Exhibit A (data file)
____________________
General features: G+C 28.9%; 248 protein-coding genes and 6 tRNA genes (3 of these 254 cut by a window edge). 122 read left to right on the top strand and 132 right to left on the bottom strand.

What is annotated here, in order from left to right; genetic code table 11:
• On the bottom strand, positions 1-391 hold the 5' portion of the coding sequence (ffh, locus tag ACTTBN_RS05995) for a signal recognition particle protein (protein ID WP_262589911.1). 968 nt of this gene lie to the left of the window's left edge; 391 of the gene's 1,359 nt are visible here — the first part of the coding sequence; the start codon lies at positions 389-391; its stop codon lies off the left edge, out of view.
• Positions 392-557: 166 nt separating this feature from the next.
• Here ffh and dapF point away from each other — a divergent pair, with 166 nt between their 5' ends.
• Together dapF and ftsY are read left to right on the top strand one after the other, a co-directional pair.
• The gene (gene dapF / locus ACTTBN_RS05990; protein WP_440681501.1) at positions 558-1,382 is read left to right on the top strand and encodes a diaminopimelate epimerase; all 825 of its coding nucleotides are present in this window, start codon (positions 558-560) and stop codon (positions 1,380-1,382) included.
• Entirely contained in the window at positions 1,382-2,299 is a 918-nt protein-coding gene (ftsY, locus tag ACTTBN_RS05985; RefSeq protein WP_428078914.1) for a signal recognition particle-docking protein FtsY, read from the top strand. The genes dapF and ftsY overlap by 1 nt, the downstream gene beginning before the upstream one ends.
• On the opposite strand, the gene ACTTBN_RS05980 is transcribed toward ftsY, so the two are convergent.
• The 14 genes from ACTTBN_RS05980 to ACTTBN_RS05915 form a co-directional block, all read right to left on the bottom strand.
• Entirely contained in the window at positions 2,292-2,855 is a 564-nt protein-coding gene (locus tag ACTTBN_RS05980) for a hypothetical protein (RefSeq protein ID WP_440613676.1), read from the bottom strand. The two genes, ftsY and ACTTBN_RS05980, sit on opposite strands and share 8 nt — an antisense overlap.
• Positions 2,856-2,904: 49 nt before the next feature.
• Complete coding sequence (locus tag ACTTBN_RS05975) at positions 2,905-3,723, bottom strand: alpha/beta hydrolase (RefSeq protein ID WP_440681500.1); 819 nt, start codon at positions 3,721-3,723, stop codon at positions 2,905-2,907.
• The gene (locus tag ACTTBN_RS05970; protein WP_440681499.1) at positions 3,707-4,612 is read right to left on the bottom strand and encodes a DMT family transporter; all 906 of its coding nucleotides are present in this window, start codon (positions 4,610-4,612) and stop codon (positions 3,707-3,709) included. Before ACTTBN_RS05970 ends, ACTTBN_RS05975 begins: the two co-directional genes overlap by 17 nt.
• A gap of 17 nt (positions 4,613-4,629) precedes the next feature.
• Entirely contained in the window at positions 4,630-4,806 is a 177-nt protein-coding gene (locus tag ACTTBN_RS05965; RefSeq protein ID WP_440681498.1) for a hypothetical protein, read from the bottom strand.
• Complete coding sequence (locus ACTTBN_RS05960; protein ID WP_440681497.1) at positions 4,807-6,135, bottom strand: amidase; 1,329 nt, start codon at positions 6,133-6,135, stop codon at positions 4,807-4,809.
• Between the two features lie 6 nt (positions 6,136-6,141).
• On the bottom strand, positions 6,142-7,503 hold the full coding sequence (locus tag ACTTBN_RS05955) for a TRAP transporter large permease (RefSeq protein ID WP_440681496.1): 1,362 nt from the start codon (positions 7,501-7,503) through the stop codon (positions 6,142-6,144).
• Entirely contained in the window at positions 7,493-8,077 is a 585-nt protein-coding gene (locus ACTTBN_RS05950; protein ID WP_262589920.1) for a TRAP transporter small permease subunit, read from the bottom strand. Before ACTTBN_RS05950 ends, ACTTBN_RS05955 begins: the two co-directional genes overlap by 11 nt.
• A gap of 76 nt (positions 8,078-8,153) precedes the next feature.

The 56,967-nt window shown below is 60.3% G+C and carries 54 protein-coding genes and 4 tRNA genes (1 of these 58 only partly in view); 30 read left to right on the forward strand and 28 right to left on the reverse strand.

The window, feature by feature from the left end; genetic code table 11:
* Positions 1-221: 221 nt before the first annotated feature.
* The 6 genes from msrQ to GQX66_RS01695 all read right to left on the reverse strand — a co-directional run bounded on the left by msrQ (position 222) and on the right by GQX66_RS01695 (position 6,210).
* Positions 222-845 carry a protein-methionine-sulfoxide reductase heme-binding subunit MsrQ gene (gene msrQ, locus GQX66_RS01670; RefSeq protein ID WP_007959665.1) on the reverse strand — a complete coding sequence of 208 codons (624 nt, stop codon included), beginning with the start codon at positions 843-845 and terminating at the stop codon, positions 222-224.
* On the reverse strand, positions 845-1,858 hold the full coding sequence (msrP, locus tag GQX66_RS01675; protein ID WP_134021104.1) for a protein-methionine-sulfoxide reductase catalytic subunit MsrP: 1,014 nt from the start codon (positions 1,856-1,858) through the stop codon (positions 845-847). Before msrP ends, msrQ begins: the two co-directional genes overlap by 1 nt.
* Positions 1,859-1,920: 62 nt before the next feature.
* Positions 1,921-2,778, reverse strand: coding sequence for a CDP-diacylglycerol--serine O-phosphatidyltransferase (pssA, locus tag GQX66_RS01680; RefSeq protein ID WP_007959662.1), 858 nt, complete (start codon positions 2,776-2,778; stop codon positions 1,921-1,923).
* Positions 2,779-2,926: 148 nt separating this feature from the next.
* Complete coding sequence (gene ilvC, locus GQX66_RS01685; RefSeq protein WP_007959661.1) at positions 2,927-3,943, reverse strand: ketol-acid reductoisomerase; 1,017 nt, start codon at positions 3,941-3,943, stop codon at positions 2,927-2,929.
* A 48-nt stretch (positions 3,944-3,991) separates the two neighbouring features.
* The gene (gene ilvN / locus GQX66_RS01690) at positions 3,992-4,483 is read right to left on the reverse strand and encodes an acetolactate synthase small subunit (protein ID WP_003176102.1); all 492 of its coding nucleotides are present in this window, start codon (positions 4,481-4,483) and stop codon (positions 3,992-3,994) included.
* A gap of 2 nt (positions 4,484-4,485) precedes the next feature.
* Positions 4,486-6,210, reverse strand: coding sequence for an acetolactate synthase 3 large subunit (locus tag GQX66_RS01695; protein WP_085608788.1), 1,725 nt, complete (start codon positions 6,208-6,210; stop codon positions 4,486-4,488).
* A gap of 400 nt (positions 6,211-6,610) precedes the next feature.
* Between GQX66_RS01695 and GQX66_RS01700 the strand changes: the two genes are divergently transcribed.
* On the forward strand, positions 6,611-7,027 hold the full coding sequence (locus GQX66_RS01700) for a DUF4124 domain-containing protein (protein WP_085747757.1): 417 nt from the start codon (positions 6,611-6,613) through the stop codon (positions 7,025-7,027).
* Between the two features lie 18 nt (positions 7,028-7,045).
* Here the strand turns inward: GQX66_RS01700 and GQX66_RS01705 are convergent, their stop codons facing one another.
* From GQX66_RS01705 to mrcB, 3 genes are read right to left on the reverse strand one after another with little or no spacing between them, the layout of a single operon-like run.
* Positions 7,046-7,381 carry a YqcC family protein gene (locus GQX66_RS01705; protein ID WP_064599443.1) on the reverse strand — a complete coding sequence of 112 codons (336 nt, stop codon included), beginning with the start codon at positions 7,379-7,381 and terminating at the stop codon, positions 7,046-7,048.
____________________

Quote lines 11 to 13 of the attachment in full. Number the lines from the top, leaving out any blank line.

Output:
• Entirely contained in the window at positions 2,292-2,855 is a 564-nt protein-coding gene (locus tag ACTTBN_RS05980) for a hypothetical protein (RefSeq protein ID WP_440613676.1), read from the bottom strand. The two genes, ftsY and ACTTBN_RS05980, sit on opposite strands and share 8 nt — an antisense overlap.
• Positions 2,856-2,904: 49 nt before the next feature.
• Complete coding sequence (locus tag ACTTBN_RS05975) at positions 2,905-3,723, bottom strand: alpha/beta hydrolase (RefSeq protein ID WP_440681500.1); 819 nt, start codon at positions 3,721-3,723, stop codon at positions 2,905-2,907.